When Berry accepted her award, she held back tears as the weight of the moment was upon her. In her speech she said:
“This moment is so much bigger than me. This moment is for Dorothy Dandridge. Lena Horne. Diane Carol. It’s for the women that stand beside me. Jada Pinkett. Angela Bassett. Vivica Fox. And it’s for every nameless, faceless women of color that now has a chance because this door tonight has been opened.”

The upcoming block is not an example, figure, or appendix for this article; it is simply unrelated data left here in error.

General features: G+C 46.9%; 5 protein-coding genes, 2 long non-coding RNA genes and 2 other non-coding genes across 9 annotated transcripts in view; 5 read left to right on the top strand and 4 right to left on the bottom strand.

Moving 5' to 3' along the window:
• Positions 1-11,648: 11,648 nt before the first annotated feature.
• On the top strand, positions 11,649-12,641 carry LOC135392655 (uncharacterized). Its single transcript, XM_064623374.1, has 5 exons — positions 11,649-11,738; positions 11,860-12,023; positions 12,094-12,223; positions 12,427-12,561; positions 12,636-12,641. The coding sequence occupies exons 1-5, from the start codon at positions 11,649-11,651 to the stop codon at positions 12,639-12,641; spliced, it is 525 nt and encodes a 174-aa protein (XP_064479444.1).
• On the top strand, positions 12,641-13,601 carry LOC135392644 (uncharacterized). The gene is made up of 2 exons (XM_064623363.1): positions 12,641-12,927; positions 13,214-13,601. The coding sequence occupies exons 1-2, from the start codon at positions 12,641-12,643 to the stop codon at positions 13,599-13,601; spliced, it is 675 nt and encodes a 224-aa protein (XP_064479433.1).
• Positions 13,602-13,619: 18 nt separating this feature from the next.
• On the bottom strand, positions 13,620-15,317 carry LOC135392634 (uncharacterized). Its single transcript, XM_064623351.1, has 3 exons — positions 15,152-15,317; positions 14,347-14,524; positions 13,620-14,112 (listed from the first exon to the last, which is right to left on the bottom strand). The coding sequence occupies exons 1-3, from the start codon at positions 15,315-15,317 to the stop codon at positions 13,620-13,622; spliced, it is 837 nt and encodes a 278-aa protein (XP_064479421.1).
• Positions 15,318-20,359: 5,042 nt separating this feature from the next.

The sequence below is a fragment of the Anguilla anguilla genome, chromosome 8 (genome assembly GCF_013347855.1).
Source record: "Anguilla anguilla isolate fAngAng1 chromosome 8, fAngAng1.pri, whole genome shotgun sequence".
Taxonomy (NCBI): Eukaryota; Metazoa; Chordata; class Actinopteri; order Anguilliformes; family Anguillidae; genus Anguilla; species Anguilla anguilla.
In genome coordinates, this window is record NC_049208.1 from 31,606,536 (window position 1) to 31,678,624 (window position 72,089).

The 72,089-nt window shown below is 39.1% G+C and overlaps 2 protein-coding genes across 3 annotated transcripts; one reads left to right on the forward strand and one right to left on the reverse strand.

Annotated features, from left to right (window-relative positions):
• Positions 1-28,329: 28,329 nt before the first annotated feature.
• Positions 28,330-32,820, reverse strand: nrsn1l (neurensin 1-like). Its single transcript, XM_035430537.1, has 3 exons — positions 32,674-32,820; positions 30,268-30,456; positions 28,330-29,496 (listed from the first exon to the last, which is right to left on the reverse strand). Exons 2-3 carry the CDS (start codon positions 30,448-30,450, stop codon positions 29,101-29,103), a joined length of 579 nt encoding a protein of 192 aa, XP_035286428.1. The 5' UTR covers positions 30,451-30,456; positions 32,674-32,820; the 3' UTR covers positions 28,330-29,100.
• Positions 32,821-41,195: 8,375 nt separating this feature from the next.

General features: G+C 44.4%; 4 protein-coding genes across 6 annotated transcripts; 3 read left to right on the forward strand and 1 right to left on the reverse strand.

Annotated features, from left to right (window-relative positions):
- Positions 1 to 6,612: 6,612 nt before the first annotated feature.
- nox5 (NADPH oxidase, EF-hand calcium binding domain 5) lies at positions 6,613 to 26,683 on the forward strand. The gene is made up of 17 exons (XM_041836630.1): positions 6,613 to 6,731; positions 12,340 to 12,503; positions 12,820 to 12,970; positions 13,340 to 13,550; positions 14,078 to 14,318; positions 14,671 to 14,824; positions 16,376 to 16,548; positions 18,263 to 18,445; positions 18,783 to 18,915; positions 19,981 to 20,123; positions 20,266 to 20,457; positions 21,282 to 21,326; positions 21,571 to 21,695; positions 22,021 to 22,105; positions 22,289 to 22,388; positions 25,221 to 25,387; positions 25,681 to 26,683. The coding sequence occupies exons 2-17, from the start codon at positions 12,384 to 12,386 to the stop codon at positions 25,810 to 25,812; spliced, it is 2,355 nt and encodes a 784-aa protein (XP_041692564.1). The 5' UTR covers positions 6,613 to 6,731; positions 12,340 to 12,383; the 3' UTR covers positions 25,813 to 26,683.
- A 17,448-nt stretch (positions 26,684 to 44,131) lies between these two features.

After being put on blast, the Academy made drastic changes to its membership that have contributed to the changes we’re seeing in nominees of color. But diversity in Hollywood does not rest solely on the shoulders of the Oscars. Critically engaging with the question of who is being trained and hired to work both behind and in from of the camera? What resources and pipelines are being created so that Hollywood is no longer a good ol’ boys club? In ignoring these questions, diversity of the 2002 Oscars was merely a facade. And until these questions are at the forefront of conversations about diversity, I’m not sure how inclined I am to trust that these changes are here to stay.